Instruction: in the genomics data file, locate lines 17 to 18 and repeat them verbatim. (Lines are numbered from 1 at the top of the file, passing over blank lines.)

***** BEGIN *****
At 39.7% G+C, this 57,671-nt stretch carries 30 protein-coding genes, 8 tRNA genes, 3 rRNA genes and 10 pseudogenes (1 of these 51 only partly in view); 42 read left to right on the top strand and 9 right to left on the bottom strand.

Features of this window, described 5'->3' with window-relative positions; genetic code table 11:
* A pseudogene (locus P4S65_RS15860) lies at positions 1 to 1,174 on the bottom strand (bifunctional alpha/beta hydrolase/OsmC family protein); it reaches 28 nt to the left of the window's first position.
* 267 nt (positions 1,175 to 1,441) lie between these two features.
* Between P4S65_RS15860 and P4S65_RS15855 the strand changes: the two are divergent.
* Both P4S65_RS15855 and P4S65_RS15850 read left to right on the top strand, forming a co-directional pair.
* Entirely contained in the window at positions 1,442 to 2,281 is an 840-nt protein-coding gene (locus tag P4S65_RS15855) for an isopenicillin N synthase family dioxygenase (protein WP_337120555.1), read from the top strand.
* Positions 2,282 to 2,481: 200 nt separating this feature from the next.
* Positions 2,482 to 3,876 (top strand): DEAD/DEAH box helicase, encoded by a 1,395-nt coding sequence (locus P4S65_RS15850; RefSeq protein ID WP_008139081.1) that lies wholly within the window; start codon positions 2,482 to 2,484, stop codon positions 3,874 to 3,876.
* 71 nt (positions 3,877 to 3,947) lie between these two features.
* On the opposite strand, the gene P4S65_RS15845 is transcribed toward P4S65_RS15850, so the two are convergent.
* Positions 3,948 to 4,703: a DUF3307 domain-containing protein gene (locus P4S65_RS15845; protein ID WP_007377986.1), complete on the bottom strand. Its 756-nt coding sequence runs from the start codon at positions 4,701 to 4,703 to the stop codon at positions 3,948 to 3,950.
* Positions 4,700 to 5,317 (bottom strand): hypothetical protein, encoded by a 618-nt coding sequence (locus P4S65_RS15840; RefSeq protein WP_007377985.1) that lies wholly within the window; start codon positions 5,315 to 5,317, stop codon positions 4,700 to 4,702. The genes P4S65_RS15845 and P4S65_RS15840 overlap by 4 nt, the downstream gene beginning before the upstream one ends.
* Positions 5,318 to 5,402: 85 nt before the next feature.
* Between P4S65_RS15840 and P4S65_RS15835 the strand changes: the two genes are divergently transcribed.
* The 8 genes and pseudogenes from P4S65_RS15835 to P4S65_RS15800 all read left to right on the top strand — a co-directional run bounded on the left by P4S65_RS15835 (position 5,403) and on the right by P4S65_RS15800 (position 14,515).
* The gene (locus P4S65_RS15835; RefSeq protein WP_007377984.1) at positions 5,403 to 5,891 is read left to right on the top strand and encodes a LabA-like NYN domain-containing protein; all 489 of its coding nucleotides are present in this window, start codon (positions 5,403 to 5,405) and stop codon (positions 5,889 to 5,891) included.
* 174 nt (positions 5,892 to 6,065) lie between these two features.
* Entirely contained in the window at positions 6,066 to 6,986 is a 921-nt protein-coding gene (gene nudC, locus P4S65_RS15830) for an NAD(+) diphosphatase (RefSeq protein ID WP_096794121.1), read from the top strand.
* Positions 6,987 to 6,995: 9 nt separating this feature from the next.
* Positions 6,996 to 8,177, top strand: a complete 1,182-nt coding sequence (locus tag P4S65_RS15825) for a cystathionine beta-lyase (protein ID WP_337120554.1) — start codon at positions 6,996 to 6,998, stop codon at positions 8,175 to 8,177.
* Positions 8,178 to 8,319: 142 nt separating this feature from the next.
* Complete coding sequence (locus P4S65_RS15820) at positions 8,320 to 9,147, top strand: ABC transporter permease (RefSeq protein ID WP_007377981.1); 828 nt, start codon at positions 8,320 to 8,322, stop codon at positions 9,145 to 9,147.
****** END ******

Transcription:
* The gene (locus P4S65_RS15835; RefSeq protein WP_007377984.1) at positions 5,403 to 5,891 is read left to right on the top strand and encodes a LabA-like NYN domain-containing protein; all 489 of its coding nucleotides are present in this window, start codon (positions 5,403 to 5,405) and stop codon (positions 5,889 to 5,891) included.
* 174 nt (positions 5,892 to 6,065) lie between these two features.